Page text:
Camels in Saudi Arabia teeming with MERS virus | Science News


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Camels in Saudi Arabia teeming with MERS virus

Most animals tested had signs of infection that can be deadly in people

12:05am, February 25, 2014

LAST STRAW  Three-quarters of dromedary camels in Saudi Arabia show signs of MERS coronavirus infections, further evidence that the humped animals are a possible source of the deadly virus. 

Three-quarters of dromedary camels in Saudi Arabia have been infected with the virus that causes Middle East respiratory syndrome, or MERS, according to the most thorough survey of the animals there. The finding adds to mounting evidence that camels are a source of the deadly infections in humans.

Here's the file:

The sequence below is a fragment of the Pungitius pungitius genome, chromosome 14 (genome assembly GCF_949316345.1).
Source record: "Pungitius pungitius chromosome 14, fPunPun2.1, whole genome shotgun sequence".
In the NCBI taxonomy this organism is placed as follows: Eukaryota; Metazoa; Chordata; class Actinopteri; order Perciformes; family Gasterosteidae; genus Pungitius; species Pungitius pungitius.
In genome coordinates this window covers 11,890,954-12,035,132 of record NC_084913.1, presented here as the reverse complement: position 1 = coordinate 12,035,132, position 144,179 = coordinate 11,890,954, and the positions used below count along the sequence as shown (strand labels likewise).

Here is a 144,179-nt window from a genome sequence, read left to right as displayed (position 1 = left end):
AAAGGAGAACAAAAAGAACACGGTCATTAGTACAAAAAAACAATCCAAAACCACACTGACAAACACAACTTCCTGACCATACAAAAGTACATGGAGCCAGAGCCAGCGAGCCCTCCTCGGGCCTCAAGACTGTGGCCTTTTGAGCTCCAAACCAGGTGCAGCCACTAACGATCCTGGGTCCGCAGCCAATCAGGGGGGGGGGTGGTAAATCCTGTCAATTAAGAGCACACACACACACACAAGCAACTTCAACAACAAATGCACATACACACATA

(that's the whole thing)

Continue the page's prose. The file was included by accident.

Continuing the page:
In September 2012, health experts isolated the first human case of MERS coronavirus, which was discovered in Saudi Arabia and is related to the SARS virus. Since then, the World Health Organization has reported 182 cases and 79 deaths while researchers have scrambled to identify a source of the infections. So far, scientists have found signs that camels and bats harbor the virus (SN Online: 8/8/13SN: 9/21/13, p. 18), which causes severe pneumonia in humans.


Of more than 200 Saudi Arabian camels surveyed in 2013,

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